Wednesday, 11 May 2011
I created this image by running one of my longer blog posts through Wordle. Can you guess what the post is about? Check whether you were right or wrong here.
When I found out that Free Tools Challenge #10 was Wordle, I panicked a little. I feel that everything has already been said about this great tool.
Well, sometimes a bit of repetition doesn't hurt.
This wordle was created by using their Advanced feature. It helps you determine how big you want your letters to be.
What is this Wordle saying:
1. In the pre-reading and pre-listening stage, you can use Wordle to help the students predict what the text is about. You can also use it in the post-reading/post-listening stage for retelling and summary writing. Look at this Wordle on Romeo and Juliet.
2. When you want the students to write a story, you can give some words in advance by putting them into a Wordle.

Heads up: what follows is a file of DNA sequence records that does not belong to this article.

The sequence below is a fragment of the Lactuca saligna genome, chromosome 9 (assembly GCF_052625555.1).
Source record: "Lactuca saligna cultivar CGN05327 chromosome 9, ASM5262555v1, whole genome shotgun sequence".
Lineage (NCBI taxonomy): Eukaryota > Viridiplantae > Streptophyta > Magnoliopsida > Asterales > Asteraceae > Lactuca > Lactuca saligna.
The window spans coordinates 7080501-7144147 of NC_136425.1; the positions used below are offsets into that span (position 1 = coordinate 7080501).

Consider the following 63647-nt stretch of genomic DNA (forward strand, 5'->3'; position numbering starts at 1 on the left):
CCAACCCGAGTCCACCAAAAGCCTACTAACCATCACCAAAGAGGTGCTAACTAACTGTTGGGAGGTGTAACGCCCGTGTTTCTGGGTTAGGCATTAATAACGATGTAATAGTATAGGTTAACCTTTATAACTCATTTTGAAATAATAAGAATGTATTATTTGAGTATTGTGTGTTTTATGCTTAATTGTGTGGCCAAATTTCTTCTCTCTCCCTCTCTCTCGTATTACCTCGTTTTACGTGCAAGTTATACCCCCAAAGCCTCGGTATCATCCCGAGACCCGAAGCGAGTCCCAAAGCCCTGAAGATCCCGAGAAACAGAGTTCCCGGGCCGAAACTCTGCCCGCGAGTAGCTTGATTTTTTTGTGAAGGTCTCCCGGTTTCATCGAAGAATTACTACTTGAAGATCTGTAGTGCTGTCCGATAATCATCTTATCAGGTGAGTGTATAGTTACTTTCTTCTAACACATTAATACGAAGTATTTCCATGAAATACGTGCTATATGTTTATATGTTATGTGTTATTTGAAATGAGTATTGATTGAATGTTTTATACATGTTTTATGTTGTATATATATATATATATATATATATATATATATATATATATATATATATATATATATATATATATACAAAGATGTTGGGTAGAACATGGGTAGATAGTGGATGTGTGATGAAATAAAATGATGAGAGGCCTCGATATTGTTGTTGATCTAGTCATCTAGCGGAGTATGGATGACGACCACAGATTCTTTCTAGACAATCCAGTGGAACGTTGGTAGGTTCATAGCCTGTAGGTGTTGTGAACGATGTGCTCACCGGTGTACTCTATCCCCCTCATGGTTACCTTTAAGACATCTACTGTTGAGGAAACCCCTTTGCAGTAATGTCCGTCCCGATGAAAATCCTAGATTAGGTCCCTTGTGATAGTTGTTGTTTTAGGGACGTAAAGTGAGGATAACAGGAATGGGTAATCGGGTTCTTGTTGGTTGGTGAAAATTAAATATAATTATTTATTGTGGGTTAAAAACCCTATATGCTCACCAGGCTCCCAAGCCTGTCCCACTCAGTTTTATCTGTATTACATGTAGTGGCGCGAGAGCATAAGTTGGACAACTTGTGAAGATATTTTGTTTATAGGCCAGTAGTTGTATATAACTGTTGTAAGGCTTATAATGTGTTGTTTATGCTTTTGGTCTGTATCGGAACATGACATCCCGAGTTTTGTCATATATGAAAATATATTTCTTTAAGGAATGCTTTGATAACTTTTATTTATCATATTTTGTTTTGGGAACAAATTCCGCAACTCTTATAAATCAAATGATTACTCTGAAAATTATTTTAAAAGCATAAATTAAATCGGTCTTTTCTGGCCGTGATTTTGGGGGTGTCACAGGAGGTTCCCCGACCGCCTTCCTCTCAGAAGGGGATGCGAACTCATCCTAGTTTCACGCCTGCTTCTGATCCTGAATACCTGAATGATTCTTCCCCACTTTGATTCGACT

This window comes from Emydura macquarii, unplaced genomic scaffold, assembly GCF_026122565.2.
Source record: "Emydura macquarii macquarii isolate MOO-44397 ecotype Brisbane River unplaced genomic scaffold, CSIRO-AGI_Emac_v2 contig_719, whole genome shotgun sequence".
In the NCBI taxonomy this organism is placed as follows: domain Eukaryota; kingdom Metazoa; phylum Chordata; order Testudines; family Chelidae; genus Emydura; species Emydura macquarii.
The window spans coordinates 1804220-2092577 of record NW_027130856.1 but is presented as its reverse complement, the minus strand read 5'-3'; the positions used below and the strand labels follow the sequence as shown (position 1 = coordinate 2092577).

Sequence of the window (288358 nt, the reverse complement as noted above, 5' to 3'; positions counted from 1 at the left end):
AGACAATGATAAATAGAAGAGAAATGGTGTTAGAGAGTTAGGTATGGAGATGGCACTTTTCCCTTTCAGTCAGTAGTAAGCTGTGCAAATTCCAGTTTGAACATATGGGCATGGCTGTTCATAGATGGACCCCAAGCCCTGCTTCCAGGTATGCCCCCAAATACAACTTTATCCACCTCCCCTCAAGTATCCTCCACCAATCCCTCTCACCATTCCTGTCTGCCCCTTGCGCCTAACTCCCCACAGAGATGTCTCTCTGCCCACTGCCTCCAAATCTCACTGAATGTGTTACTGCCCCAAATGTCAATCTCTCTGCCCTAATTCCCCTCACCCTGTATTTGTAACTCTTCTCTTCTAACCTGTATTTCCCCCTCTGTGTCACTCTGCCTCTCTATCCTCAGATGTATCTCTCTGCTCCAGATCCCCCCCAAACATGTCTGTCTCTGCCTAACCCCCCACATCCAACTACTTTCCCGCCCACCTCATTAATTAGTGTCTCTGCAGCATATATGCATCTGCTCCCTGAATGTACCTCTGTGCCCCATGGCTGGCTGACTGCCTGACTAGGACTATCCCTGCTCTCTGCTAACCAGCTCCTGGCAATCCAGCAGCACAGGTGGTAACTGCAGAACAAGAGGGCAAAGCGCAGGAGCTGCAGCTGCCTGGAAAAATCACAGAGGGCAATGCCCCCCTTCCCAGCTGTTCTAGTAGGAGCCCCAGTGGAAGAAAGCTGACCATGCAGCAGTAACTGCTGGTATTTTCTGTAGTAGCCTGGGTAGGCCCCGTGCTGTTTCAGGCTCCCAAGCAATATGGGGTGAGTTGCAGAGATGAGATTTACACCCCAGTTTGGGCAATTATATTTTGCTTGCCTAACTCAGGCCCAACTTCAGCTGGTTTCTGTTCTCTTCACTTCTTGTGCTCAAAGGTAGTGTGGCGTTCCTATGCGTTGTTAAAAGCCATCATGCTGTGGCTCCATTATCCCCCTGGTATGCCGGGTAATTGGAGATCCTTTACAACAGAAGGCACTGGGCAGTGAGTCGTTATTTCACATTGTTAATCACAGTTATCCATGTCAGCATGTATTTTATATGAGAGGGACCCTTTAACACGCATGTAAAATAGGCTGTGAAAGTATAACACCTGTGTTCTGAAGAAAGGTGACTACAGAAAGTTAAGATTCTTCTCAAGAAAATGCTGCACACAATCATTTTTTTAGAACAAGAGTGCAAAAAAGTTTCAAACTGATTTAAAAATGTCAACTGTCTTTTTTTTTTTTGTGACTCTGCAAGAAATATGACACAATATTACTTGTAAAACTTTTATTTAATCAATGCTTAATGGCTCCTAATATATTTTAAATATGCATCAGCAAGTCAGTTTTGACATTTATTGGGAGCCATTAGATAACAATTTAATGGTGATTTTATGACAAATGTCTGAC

3. You can help them improve their writing by having them run their essays through Wordle. That way, they can see if they keep repeating the same word over and over (in my case it was 'really') or whether they are mixing formal and informal language.
4. It goes without saying: Wordle is an excellent tool for introducing new vocabulary or for vocabulary revision. In fact, you can use it any time you want to replace an ordinary looking vocabulary box with something more beautiful. I love this Wordle that I have found in their gallery.
5. The largest word in my Wordle is brainstorming. I believe it requires no further explanation. Look at this Wordle, for example. Or at this one.
Of course, there are many, many other ways you can use Wordle. You can simply use it as decoration or to introduce yourself, the way I did here:
One thing you can't do is use Wordle as a storytelling tool. Right?
By the way, all the Wordles I have linked to here have been posted to the gallery during the past hour. Amazing, isn't it?
Posted by Natasa at 03:03